Faith and Civil Rights Groups Deeply Troubled by Anti-Muslim Response to Paris Attacks
Interfaith Alliance and Muslims Advocates Call on Public Officials to Focus on Unity in Aftermath of Tragedy
We are deeply troubled by the anti-Muslim response by public officials to the Paris attacks. It is disturbing that public officials—including U.S. Senator Marco Rubio (R-FL) and U.S. Representative Peter King (R-NY)—would exploit the Paris tragedy to advance their own political agendas. At a time when we join the world to support the people of Paris, we are concerned that public officials like Rubio and King seek to divide instead of unite us.
In a Sunday interview with George Stephanopolous on ABC This Week, Senator Rubio compared Muslims to Nazis. Speaking on New York radio with John Catsimatidis also on Sunday, Representative King called for increased surveillance of American Muslim communities.
All Americans want to be kept safe from acts of violence, whatever the source. But promoting the idea of a “clash of civilizations” and suggesting extremist violence is rooted within Islam only serves to further the agenda of violent extremists. It also sends a dangerous signal that our American Muslim neighbors are a threat, worsening the environment of anti-Muslim bigotry and hate crimes.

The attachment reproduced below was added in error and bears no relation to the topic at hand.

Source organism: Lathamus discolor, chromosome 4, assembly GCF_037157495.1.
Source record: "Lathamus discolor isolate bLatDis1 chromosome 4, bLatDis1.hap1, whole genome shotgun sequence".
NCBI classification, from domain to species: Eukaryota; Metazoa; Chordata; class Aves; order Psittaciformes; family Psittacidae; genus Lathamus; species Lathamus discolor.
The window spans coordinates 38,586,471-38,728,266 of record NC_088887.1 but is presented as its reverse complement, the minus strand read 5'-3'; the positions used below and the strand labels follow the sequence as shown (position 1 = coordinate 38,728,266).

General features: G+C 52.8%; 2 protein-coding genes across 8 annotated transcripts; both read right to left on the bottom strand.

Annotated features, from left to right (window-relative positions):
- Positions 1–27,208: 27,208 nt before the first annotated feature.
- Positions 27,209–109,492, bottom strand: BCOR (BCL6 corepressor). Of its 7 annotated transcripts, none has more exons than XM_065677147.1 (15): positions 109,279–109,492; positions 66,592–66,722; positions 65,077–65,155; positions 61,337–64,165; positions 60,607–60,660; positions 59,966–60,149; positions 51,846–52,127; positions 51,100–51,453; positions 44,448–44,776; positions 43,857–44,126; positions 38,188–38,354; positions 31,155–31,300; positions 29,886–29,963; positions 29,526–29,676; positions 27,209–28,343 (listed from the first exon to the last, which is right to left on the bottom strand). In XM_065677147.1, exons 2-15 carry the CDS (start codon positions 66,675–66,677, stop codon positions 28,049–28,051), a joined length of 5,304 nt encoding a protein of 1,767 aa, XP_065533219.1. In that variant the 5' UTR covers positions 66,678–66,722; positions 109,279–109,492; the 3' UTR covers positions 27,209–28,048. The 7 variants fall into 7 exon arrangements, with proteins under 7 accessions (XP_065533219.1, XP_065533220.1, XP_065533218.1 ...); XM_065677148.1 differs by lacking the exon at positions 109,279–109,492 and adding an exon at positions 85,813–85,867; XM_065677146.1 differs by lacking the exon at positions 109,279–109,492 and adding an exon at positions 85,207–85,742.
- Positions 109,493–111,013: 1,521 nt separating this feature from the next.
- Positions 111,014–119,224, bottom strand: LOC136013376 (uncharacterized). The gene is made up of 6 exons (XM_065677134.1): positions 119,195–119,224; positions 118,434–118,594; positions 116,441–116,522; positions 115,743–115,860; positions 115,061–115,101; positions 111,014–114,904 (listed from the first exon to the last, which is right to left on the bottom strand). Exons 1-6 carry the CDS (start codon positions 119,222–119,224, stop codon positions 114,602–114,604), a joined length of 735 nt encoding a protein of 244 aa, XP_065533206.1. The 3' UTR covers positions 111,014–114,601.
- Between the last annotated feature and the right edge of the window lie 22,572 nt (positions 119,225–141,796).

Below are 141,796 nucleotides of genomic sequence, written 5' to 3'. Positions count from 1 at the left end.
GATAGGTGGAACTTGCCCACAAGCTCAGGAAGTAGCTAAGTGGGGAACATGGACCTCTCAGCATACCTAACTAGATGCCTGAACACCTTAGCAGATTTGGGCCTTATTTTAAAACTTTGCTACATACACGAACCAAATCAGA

We call on our public officials to refrain from religious bigotry and focus instead on unity in the aftermath of the Paris tragedy. There are real consequences to creating an anti-Muslim climate. In Florida over the weekend, a Tampa Bay area mosque received a threatening voicemail that warned of a militia coming to fire bomb the mosque and shoot worshippers. Local and federal law enforcement are investigating the threat.
Now is a moment for all communities to come together in the spirit of our American ideals of freedom and justice, and not allow the Paris tragedy to divide us along faith lines.
Debayani Kar, Muslim Advocates, (510) 356-7733, [email protected]
Ari Geller, Interfaith Alliance, (202) 776- 7700, [email protected]